The Studio Showcases the Unique Work of Artist Lorenzo Hurtado Segovia
As SJ Shop goes into its third year, we are finally coming out of our pandemic shell and wanting to engage more with the public. We are planning an ongoing series of exhibits by featured artists as part of this initiative. Having recently been appointed to the Board of Governors of Otis College of Art and Design, I have had the fortune of meeting some of the talented faculty as well as the graduates who live in L.A. So it naturally followed that I would feature some of them in the Shop’s exhibits and collections.
My studio is pleased to feature the work of Mexican-born artist Lorenzo Hurtado Segovia
who is on faculty at Otis College of Art and Design. Lorenzo’s work integrates materials from around the world, including beads, paper, and embroidery, using universal techniques such as weaving, painting, and carpentry.
The Journey of an Artist
Lorenzo received a scholarship to study engineering but declined instead to pursue an education in art at UCLA, from which he earned his BA in 2003 with a focus on print-making. He received his MFA from Otis in 2007 and has been a professor of Illustration in the Department of Communication Art at the college for 14 years.
Lorenzo developed his weaving technique while attending graduate school. “Weaving is an ancient art in Mexico,” Lorenzo explained. “It can be used for strictly functional purposes, such as for sleeping mats or to make crafts. It’s a universal shape that can be found all over the world.” I am drawn to these pieces because they seem so simple, like something anyone can make, yet they are so intricately complex. They are woven to be two-sided, with imagery and context appearing on both sides.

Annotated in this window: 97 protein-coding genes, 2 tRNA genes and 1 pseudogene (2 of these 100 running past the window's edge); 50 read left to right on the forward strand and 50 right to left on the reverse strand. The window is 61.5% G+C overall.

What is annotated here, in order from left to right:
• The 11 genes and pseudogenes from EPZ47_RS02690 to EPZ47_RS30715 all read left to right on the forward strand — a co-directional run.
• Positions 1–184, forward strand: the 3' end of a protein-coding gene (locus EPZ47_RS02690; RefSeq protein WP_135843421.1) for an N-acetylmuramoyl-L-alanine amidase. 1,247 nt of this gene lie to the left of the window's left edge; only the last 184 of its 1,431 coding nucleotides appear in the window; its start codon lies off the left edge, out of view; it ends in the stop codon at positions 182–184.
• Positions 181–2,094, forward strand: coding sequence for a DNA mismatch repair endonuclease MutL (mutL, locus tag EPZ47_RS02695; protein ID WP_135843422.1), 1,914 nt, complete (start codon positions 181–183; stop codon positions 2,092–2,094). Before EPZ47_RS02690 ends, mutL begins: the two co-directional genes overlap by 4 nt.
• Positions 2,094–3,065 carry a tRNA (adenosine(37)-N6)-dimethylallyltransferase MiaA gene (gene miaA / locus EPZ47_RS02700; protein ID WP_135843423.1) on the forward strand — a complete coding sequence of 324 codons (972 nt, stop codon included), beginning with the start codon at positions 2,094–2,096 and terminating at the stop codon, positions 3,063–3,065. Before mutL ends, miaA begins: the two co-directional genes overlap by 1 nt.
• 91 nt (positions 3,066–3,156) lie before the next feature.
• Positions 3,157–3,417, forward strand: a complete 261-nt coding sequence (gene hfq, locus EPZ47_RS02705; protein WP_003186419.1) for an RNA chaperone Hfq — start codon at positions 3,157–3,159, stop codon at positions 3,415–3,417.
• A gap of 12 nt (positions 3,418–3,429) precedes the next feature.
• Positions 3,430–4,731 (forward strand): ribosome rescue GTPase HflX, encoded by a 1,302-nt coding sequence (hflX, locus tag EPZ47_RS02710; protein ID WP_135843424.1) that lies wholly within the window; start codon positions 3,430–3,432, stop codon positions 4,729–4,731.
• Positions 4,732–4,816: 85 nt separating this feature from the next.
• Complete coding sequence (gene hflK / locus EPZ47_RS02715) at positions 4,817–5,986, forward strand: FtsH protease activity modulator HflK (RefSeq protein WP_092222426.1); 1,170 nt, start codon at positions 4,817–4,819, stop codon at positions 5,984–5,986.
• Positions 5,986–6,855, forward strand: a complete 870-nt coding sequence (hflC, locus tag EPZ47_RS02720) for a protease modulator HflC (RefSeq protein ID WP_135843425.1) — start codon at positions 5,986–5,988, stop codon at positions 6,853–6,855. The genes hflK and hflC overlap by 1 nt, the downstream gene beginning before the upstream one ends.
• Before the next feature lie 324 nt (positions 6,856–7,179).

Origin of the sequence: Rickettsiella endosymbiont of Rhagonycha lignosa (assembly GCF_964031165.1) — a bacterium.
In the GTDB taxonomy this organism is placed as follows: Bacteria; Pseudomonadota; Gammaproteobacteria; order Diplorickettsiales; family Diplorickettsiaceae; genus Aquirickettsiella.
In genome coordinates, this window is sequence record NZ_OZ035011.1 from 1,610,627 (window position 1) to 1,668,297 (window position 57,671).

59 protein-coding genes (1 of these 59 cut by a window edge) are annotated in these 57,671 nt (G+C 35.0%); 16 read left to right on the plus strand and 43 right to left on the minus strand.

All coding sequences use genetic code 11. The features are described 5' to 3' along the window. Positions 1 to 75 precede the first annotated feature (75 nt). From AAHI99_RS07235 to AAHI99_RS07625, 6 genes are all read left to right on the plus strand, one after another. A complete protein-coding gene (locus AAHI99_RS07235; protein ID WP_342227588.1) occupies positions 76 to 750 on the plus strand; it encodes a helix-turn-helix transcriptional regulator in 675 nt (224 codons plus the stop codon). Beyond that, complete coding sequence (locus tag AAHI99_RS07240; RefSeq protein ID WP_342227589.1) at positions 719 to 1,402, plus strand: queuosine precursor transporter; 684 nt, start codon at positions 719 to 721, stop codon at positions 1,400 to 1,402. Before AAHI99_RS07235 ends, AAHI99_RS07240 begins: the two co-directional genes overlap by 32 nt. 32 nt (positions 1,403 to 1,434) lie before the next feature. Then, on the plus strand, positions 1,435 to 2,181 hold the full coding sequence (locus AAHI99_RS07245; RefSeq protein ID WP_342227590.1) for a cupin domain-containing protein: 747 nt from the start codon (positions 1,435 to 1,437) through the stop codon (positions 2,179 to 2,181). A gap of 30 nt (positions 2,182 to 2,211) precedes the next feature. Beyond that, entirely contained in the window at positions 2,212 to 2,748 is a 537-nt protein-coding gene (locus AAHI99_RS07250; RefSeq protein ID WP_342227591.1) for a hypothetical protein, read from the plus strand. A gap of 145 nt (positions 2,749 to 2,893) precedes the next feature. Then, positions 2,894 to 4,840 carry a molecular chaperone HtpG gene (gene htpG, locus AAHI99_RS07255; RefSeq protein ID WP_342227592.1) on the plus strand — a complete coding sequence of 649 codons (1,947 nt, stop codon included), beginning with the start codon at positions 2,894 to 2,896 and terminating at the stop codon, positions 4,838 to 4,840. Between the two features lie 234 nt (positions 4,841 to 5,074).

Tar and Sand Paintings on Linen
So he started out trying to create something geographically linked to L.A., choosing tar as a reference to the La Brea Tar Pits and sand from the beach. “The imagery is a syncretism of Indigenous and European iconography as a way to acknowledge the cultural mix of the communities in the area,” he continued. I love these works because they seem to merge Aztec images with modern art.